OPIM 609 Final Assignment

October 10th, 2022


Daniel Behrns, Adriana Cailao, Matthew Nicoletta, Adrian Ott, Jeannie Sprangle

  1. Preparation
    1. Packages
    2. Functions
    3. Load Data
  2. Explore
    1. Hotels
    2. Reviews
  3. Clean
    1. Split dataframes
  4. Wordclouds
    1. Good reviews
    2. Bad reviews
  5. Topic Modeling
    1. Good reviews
    2. Bad reviews
  6. n-grams
    1. Good reviews
    2. Bad reviews




Load data

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Let's look at the hotel table. We can see there are 13 columns with over 283K unique hotels. But looking at the categories, most of these locations are not actually categorized as hotels. Let's see how many are left if we limit the venues to those that are actually hotels.


The following code uses a SQL style merge/join to add hotel name and category information to the reviews dataframe indexing on the hotelID field. We are then able to use the categoies field to filter out non-hotel reviews.

Now that we have filtered the review dataset down to approximately 32K reviews categorized as hotels, let's get a sense of how many of these reviewes have been flagged as fraudulent and/or violating the Yelp terms of service.

We will remove the ~ 28% of reviewes flagged as fraudulent (Y/YR) and verify that only N/NR reviews remain.

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This data set will be the basis for all further evaluation. To recap, we filtered out any reviews that were for venues not categorized explicitly as a hotel and removed any review flagged as fraudulent. The remaining dataset has all the fields from the data source review table and joined to each review is data from the hotel table.

Next, we will clean the text from reviews using a series of regular expressions to remove non-letter characters and convert to lowercase. This will make it easier for us to perform text analysis. We will also subset our reviews data frame into two smaller data frames for good reviews (ratings of 4/5) and bad reviews (ratings 1/2). For the purposes of our analysis, we consider reviews with a rating of 3 to be neutral.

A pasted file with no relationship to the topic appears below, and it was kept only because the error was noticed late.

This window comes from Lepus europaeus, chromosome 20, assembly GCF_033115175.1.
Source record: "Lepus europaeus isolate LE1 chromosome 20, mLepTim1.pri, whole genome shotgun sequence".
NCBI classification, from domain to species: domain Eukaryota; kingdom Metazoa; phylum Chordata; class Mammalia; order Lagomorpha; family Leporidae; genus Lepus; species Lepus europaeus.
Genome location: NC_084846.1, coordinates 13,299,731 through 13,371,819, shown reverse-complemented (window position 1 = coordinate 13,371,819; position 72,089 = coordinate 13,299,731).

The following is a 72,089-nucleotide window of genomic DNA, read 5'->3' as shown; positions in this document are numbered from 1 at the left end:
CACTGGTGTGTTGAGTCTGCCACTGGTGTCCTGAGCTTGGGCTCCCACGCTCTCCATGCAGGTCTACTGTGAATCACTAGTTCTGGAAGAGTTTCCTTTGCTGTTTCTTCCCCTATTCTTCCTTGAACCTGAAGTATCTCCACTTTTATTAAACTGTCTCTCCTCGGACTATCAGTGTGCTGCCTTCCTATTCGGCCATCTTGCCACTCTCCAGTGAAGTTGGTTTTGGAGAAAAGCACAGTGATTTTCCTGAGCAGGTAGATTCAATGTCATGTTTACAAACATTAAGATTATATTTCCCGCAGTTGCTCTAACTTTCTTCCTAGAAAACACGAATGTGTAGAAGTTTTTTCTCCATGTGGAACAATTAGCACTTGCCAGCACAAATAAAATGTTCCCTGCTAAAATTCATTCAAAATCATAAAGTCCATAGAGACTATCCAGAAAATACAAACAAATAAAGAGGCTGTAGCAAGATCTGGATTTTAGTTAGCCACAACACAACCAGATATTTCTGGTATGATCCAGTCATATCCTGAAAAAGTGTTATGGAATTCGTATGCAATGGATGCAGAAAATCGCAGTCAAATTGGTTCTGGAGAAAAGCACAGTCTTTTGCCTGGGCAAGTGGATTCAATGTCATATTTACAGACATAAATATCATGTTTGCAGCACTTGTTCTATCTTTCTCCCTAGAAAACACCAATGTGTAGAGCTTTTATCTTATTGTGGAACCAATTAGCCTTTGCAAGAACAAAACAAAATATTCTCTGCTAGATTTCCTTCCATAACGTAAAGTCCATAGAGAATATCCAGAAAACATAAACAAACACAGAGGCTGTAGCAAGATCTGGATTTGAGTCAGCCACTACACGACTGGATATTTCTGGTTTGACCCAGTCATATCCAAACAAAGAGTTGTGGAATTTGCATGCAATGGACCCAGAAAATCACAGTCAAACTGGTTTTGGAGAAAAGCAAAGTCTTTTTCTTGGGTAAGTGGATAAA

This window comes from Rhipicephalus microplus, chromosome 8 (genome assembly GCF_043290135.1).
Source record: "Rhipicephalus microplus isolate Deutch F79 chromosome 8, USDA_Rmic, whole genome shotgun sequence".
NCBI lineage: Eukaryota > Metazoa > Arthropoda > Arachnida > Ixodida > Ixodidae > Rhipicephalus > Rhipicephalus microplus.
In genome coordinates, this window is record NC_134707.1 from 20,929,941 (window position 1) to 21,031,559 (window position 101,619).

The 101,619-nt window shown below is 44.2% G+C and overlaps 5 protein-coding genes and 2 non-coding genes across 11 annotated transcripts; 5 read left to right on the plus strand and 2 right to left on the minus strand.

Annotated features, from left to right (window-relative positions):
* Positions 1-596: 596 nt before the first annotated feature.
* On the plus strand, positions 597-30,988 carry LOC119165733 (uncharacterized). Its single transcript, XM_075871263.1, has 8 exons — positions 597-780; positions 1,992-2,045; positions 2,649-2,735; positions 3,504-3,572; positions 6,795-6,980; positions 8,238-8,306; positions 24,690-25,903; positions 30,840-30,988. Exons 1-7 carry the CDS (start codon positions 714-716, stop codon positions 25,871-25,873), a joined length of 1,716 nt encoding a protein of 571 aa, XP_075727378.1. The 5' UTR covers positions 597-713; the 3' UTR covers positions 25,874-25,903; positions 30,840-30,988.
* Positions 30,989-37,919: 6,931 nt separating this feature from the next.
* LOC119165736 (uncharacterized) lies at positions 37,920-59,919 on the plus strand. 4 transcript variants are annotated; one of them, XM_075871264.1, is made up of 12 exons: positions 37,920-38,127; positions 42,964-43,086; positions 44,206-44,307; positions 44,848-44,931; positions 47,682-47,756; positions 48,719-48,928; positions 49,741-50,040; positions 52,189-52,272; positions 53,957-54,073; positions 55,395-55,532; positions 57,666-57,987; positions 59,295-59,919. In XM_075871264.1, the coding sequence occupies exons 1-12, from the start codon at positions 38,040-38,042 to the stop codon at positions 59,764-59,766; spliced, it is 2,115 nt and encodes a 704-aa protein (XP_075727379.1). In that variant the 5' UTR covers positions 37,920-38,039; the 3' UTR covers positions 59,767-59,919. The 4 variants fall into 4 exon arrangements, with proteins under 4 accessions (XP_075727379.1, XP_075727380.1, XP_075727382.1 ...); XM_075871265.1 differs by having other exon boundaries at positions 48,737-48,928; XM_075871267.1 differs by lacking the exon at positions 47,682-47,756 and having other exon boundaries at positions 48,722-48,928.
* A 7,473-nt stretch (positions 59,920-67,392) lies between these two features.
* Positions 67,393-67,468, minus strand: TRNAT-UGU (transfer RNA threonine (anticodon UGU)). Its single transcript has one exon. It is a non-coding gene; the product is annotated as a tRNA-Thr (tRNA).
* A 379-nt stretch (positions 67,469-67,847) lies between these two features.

Segment by good/bad hotels

We experimented with different methods of categorizing the reviews as good or bad in order to perform textual analysis. At first, we simply divided the reviews into two pools--any review that was 4/5 stars was good and any review that was 1/2 stars was bad. While this method was somewhat effective, we found that it failed to account for the fact that good (bad) reviews at very good (bad) hotels have little in common with good (bad) reviews at bad (good) hotels.

So we took at two-tier appraoch to dividing our reviews into good and bad pools for further analysis. First, we calculated the average rating for all of the hotels in our dataset. This is different than the average rating in the original data source hotels table because those averages included reviews that we removed (those flagged as fraudulent, for example). Then we divided the hotels into two groups base on our calculated average, using 3 as the dividing line.

The second step took the best reviews of the above average hotels--those with 4/5 ratings and the worst reviews of the below-average hotels--those with 2/3 ratings. We created two data frames, as you can see below.

Word Clouds

It can be helpful to visualize the corpus in a word cloud where the size of the word is determined by the frequency in which it occurs. Here are word clouds for both the best reviews and the worst reviews.

Good Reviews